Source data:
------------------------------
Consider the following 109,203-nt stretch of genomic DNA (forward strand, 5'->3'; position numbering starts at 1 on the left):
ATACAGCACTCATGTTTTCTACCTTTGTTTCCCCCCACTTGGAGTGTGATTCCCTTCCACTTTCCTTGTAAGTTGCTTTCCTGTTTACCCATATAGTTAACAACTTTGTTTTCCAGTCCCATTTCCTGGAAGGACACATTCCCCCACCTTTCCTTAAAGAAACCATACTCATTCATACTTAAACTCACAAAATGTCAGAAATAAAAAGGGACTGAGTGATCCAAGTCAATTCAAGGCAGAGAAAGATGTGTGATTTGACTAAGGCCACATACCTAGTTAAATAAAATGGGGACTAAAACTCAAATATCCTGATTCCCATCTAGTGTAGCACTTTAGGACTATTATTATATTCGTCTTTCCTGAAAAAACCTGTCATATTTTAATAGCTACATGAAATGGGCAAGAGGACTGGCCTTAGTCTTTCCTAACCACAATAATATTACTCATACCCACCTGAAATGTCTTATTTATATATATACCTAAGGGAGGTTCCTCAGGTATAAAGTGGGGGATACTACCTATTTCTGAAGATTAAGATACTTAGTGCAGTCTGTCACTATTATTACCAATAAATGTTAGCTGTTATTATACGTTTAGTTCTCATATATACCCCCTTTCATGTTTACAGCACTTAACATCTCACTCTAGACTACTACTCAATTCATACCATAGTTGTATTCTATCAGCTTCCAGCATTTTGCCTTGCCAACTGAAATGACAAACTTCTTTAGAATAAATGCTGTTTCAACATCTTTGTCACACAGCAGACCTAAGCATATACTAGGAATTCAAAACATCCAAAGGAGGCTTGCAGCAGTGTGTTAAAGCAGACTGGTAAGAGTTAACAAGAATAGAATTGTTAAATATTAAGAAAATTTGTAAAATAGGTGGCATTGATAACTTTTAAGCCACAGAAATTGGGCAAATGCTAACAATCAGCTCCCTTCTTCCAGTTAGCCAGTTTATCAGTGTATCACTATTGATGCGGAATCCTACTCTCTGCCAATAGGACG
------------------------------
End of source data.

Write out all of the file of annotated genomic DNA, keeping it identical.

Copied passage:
Consider the following 109,203-nt stretch of genomic DNA (forward strand, 5'->3'; position numbering starts at 1 on the left):
ATACAGCACTCATGTTTTCTACCTTTGTTTCCCCCCACTTGGAGTGTGATTCCCTTCCACTTTCCTTGTAAGTTGCTTTCCTGTTTACCCATATAGTTAACAACTTTGTTTTCCAGTCCCATTTCCTGGAAGGACACATTCCCCCACCTTTCCTTAAAGAAACCATACTCATTCATACTTAAACTCACAAAATGTCAGAAATAAAAAGGGACTGAGTGATCCAAGTCAATTCAAGGCAGAGAAAGATGTGTGATTTGACTAAGGCCACATACCTAGTTAAATAAAATGGGGACTAAAACTCAAATATCCTGATTCCCATCTAGTGTAGCACTTTAGGACTATTATTATATTCGTCTTTCCTGAAAAAACCTGTCATATTTTAATAGCTACATGAAATGGGCAAGAGGACTGGCCTTAGTCTTTCCTAACCACAATAATATTACTCATACCCACCTGAAATGTCTTATTTATATATATACCTAAGGGAGGTTCCTCAGGTATAAAGTGGGGGATACTACCTATTTCTGAAGATTAAGATACTTAGTGCAGTCTGTCACTATTATTACCAATAAATGTTAGCTGTTATTATACGTTTAGTTCTCATATATACCCCCTTTCATGTTTACAGCACTTAACATCTCACTCTAGACTACTACTCAATTCATACCATAGTTGTATTCTATCAGCTTCCAGCATTTTGCCTTGCCAACTGAAATGACAAACTTCTTTAGAATAAATGCTGTTTCAACATCTTTGTCACACAGCAGACCTAAGCATATACTAGGAATTCAAAACATCCAAAGGAGGCTTGCAGCAGTGTGTTAAAGCAGACTGGTAAGAGTTAACAAGAATAGAATTGTTAAATATTAAGAAAATTTGTAAAATAGGTGGCATTGATAACTTTTAAGCCACAGAAATTGGGCAAATGCTAACAATCAGCTCCCTTCTTCCAGTTAGCCAGTTTATCAGTGTATCACTATTGATGCGGAATCCTACTCTCTGCCAATAGGACG